Evidence

We have a wealth of evidence to support the idea that yoga and meditation in a prison setting is helpful.

We have collaborated with Oxford University on two pieces of research around yoga and meditation in a prison setting. The first showed that a ten-week programme of yoga and meditation in a prison setting will reduce emotional distress and improve impulse control. The second showed that these effects are progressive, and the more the subject practices, the stronger the effects will be.

Participation in a 10-week Course of Yoga Improves Behavioural Control
and Decreases Psychological Distress in a Prison Population – Bilderbeck, Farias et al
Preliminary Evidence That Yoga Practice Progressively Improves
Mood and Decreases Stress in a Sample of UK Prisoners – Bilderbeck, Brazil and Farias
           The Meaning and Effects of Yoga in Prison – a dissertation by Azra Karup            A Systematic Review and Meta-Analysis of Yoga and Mindfulness Meditation in Prison
– Auty, Cope and Leibling
       Yoga in Correctional Settings: A Randomised Controlled Study – Kerekes et al        Yoga Practice Reduces the Psychological Distress Levels of Prison Inmates – Kerekes et al

We also receive a huge amount of anecdotal evidence from prisoners that yoga and meditation are working for them – helping them control their impulses, reduce stress and pain and develop an identity separate to their history of offending. Each edition of our newsletters features a collection of such stories, as does our book, Peace Inside: a prisoner’s guide to meditation. Below are some of our favourite quotes from the prison community.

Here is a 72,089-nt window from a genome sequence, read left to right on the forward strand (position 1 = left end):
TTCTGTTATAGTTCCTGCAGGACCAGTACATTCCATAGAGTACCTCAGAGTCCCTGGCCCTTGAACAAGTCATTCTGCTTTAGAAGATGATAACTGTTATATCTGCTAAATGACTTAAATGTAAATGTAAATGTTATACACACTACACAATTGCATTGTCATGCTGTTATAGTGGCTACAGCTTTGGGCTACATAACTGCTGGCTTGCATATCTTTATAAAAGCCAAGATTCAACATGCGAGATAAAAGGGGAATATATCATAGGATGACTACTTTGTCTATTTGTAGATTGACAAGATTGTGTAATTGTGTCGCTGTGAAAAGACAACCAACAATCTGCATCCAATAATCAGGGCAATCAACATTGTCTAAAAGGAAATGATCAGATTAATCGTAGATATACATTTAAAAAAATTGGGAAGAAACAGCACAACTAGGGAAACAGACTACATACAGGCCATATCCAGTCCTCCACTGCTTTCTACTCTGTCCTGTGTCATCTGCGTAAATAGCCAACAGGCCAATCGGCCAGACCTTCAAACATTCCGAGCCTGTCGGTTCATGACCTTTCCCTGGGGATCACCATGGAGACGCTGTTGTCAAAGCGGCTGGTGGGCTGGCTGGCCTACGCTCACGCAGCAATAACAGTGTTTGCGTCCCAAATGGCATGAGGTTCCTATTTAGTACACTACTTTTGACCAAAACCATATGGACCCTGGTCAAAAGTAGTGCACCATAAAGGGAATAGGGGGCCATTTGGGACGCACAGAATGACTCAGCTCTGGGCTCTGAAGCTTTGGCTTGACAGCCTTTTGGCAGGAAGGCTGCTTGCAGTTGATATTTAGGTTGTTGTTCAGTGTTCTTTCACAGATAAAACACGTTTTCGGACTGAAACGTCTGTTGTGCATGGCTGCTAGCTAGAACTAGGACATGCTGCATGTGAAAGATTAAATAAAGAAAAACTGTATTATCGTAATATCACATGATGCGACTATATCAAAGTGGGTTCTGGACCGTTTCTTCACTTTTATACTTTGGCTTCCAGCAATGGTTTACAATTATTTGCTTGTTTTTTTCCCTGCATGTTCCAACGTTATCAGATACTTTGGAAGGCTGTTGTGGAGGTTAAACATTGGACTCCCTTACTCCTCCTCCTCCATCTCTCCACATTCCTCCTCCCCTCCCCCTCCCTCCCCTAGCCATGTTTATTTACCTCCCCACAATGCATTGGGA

“I feel like a different person. I wish I had known about this when I was on the outside. Now I can honestly say I will never come to prison again.”

Robert, HMP Wealstun

“I have always been impressed with the way the PPT are very sensitive to the pressures of the prison environment, and have worked extremely hard to ensure that they work with staff and systems to achieve their ends, successfully avoiding conflict.  The work that the PPT does plays an important part in providing opportunities for prisoners to handle stress and come to terms with their imprisonment.”

Luke Serjeant, Regional Manager, Custodial Services, West Midlands.

 

“Meditation practice is working for me. It helps me to be calm, relaxed and not get angry and irritated.
It helps me not react to people in a bad way and to take people’s opinion on board.
Recently, when someone went a bit too far, instead of reacting to it I just walked away.”

A prisoner, HMP Wymott

 

“As Head of Residence at Glen Parva, I have been able to introduce yoga to our Violence Reduction programme. Naturally, we approached the Prison Phoenix Trust, and we now have a regular yoga class every Monday.

This is paying huge dividends, and is contributing to an overall reduction in levels of violence at Glen Parva. Some very challenging young men have been able to use techniques learnt in yoga to control some aspects of their impulsive and violent behaviour.”

Simon Cass, HMYOI/RC Glen Parva

 

“For the first time I’m looking at the bigger picture. What did I really believe my future held for my family and those around me? I have never questioned my lifestyle before, never said ‘Is this the last time? I won’t be back. This isn’t the life for me.”

Jamie, HMP Parkhurst